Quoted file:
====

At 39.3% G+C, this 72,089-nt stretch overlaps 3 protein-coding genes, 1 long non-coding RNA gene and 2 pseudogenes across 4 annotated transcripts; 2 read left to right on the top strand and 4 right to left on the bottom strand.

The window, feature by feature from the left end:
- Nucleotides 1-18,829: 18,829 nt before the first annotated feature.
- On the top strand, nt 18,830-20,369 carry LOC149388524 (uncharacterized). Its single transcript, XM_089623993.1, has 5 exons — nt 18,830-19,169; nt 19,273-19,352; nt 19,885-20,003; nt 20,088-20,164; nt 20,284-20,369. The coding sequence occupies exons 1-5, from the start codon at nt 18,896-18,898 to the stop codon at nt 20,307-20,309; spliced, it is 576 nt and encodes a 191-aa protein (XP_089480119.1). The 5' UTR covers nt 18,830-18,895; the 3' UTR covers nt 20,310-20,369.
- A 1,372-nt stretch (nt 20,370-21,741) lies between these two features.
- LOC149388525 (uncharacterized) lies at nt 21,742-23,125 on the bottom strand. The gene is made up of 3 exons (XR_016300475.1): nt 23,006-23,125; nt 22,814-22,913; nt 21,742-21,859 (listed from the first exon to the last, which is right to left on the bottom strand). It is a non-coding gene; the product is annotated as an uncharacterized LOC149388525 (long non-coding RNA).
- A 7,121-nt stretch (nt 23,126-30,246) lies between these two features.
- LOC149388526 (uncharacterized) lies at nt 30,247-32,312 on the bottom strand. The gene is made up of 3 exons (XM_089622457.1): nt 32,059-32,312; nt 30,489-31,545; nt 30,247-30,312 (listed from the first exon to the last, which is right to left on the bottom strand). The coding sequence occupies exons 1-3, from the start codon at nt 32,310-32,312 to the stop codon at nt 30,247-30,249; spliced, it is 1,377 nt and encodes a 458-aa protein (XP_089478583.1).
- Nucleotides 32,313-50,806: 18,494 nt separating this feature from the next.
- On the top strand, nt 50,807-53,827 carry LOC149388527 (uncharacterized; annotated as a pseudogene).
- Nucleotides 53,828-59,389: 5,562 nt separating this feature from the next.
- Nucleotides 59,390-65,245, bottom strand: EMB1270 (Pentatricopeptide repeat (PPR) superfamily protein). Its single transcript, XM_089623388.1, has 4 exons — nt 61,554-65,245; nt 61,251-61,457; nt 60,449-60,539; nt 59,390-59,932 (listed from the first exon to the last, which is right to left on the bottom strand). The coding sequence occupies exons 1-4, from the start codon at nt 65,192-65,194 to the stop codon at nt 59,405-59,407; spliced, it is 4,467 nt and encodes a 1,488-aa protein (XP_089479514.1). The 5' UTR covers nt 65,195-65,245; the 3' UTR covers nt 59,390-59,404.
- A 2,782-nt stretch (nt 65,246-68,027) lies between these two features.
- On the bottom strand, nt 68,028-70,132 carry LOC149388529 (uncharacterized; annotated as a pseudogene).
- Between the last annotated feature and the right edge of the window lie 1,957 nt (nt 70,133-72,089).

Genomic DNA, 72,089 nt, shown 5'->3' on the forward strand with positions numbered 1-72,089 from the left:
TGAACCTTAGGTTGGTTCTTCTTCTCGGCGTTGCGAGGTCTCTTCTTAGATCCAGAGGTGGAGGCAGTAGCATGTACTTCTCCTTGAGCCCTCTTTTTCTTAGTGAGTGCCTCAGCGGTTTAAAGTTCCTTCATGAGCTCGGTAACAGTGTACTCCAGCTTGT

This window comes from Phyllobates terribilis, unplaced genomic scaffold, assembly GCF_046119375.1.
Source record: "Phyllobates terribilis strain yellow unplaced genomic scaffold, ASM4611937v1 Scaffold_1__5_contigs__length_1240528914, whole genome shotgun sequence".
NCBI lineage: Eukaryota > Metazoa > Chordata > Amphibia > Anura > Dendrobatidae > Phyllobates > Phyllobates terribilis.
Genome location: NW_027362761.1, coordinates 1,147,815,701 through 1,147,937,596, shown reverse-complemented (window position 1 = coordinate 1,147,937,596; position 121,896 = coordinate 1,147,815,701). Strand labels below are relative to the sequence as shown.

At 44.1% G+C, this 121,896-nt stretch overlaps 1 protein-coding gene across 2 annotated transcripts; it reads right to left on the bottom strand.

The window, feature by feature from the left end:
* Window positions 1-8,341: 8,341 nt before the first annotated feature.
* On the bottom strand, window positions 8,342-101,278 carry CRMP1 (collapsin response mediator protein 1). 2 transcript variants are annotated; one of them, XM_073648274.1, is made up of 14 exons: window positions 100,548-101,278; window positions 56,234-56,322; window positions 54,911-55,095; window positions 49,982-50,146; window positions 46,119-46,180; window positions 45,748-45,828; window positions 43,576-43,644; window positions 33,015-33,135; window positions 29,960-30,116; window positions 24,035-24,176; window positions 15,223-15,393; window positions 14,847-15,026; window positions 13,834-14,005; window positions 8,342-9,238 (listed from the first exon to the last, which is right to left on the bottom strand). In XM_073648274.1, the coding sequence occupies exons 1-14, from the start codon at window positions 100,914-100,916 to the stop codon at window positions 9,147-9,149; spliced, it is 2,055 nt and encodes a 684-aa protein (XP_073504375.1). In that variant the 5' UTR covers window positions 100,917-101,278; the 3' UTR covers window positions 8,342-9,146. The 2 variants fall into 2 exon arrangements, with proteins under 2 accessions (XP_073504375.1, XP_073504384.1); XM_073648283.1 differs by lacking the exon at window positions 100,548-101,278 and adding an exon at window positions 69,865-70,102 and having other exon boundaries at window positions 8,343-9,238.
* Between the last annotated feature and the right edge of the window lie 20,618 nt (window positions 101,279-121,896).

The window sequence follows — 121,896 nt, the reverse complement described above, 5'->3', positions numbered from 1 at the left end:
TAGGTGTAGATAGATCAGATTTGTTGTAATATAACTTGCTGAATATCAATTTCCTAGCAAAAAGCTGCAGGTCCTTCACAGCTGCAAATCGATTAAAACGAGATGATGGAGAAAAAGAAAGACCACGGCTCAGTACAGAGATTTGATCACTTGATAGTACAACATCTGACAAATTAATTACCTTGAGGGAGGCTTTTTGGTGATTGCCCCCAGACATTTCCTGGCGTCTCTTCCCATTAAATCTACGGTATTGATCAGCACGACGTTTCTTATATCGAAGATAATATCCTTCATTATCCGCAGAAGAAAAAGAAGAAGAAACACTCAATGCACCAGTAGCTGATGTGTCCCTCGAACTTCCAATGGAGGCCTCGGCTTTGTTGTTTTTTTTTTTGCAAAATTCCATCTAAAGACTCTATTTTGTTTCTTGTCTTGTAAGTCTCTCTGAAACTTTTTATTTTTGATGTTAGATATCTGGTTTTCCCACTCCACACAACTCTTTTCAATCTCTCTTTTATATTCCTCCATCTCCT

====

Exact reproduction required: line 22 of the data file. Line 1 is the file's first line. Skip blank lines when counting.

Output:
At 44.1% G+C, this 121,896-nt stretch overlaps 1 protein-coding gene across 2 annotated transcripts; it reads right to left on the bottom strand.